The Los Angeles County Board of Supervisors voted Tuesday to audit travel and training expenses at the agency that administers and invests $56 billion on behalf of Los Angeles County employees and retirees.
Supervisor Hilda Solis called for the county audit and a push for state auditors to conduct their own review, following an internal audit by the Los Angeles County Employees Retirement Association that found expenses well in excess of comparable public employee funds.
“Because LACERA’s travel expenses are charged against investment earnings, the Board of Supervisors has a vested interest in ensuring LACERA’s continued fiduciary responsibility to our workforce,” Solis said.
The board directed the auditor-controller to review all administrative operations costs, which totaled $78 million in 2018. The board will also ask its legislative advocates to request a state audit with similar scope.
The board’s vote was unanimous, except that Supervisor Sheila Kuehl voted no on the request for a state audit.
Based on a review of internal documents, the Los Angeles Times reported that trips across the country and overseas to locations like Abu Dhabi, Tokyo, Hong Kong and Paris had cost the fund more than $1.3 million since 2015.
The internal audit found that LACERA was a “significant outlier” among similar funds, spending three times as much on education travel as the powerful California Public Employees’ Retirement System or CalPERS, the newspaper reported.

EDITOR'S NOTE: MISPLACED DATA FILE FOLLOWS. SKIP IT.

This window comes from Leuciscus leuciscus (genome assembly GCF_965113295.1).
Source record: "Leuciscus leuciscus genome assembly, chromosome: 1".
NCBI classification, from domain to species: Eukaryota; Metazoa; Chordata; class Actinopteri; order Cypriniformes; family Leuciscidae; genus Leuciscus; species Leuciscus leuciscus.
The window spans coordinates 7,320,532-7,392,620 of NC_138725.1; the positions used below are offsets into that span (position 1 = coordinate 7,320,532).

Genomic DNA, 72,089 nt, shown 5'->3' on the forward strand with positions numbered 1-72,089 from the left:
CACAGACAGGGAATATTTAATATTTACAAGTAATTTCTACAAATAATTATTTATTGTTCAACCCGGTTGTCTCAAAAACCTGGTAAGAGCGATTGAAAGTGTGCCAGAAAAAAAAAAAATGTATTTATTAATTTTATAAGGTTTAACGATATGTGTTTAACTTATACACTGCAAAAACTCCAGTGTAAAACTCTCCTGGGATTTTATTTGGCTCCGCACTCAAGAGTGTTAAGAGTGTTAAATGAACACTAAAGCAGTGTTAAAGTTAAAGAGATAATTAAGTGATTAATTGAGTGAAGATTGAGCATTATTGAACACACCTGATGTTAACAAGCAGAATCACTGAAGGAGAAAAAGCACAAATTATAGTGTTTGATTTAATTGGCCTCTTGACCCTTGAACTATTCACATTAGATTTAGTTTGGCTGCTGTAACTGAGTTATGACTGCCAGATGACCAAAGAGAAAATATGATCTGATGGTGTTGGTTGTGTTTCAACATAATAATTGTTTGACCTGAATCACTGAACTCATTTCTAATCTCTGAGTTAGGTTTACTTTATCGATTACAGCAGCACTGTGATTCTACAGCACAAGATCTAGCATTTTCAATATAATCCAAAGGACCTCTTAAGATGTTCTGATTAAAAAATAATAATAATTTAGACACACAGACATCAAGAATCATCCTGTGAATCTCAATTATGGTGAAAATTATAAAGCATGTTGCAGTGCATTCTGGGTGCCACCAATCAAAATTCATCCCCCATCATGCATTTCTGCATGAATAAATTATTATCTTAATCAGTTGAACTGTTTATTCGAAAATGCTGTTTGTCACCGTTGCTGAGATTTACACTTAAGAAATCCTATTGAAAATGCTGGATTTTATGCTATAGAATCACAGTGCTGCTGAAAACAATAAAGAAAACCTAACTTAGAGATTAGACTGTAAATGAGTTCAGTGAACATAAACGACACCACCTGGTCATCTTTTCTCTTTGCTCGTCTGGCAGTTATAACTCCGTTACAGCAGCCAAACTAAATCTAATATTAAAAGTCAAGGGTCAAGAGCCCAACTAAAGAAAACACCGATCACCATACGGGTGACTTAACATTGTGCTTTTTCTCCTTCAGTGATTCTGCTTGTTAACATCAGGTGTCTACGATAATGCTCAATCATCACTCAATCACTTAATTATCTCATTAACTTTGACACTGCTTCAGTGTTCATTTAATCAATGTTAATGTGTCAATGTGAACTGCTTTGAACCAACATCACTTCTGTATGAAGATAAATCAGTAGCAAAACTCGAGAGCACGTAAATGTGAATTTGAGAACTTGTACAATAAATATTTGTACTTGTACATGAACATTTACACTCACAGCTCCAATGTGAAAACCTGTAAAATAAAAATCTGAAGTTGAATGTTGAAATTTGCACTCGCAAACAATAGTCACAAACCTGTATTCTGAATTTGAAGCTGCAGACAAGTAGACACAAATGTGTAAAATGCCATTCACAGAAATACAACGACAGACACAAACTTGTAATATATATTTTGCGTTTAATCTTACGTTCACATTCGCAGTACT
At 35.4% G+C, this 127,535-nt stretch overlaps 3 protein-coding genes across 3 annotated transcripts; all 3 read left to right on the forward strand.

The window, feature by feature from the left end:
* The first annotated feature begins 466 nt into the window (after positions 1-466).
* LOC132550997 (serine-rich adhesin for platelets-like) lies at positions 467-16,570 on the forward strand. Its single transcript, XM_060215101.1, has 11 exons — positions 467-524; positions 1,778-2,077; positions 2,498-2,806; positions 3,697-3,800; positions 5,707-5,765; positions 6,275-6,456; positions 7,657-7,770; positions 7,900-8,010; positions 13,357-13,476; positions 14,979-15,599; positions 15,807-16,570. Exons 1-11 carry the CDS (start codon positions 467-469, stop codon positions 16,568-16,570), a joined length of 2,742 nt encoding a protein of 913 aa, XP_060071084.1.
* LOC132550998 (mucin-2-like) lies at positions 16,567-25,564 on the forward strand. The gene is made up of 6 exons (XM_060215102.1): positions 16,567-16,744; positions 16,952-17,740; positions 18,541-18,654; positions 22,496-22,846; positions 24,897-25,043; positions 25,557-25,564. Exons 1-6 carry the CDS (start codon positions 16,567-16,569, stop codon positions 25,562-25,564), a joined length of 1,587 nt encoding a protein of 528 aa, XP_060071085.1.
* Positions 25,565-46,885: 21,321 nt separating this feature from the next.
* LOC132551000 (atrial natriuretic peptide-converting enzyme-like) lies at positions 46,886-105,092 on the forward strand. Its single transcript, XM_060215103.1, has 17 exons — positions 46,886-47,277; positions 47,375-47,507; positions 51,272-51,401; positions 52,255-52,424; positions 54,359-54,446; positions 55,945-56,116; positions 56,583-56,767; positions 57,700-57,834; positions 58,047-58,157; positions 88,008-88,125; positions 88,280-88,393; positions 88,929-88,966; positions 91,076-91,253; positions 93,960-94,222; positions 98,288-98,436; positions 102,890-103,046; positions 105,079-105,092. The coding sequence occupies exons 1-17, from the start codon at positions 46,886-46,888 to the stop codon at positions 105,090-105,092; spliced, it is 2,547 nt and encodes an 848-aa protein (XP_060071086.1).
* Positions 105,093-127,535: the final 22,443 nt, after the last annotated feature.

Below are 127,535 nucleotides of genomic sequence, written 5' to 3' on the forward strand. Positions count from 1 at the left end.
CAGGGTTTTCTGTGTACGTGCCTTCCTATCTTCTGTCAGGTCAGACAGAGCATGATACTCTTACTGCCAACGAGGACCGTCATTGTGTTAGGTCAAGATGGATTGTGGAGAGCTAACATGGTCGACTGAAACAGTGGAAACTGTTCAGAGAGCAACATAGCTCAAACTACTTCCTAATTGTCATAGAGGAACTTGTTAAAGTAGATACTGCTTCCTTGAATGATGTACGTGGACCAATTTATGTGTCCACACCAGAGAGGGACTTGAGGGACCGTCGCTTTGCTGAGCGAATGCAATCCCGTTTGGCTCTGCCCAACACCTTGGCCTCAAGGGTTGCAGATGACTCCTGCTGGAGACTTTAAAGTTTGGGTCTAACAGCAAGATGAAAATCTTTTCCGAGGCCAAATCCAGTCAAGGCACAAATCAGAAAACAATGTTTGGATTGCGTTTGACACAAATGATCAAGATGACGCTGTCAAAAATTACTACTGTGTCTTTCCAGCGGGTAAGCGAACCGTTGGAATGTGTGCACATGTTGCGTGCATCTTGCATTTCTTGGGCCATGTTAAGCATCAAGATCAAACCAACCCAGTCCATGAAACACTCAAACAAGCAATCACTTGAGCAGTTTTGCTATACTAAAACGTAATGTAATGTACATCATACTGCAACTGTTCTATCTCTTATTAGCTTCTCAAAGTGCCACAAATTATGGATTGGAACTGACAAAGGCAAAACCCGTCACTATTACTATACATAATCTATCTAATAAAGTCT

Questions arose about a board member who tacked personal travel onto a LACERA trip and paid with a fund credit card and another who charged LACERA $400 for a lost pair of prescription sunglasses, according to The Times.
LACERA defended board spending on education in a statement issued last week.
“Education is a necessary component for the ability of LACERA’s boards to fulfill their fiduciary duty to effectively administer and invest the over $56 billion global fund for the benefit of our more than 165,000 members,” the statement read. “Trustees are legally required to educate themselves on topics relevant to today’s complex public pension environment, including benefits, healthcare, investments, governance and plan administration. Trustees also travel to connect with state and federal legislators and regulators to advocate on behalf of member interests and to serve in leadership positions in statewide and national pension organizations.”
The governance committee for the two LACERA boards voted unanimously last week to recommend policy revisions that it said would impose cost efficiencies without compromising education. That committee will meet again Aug. 14.
The internal auditors recommended reevaluating the use of business class airfare and prohibiting the purchase of more expensive refundable tickets.
The boards are also working to hire a national executive search firm to help recruit a new CEO after the termination of Lou Lazatin in June.
Results of the county audit, including a comparison with other industry benchmarks and an assessment of administrative controls, are expected in 60 days.
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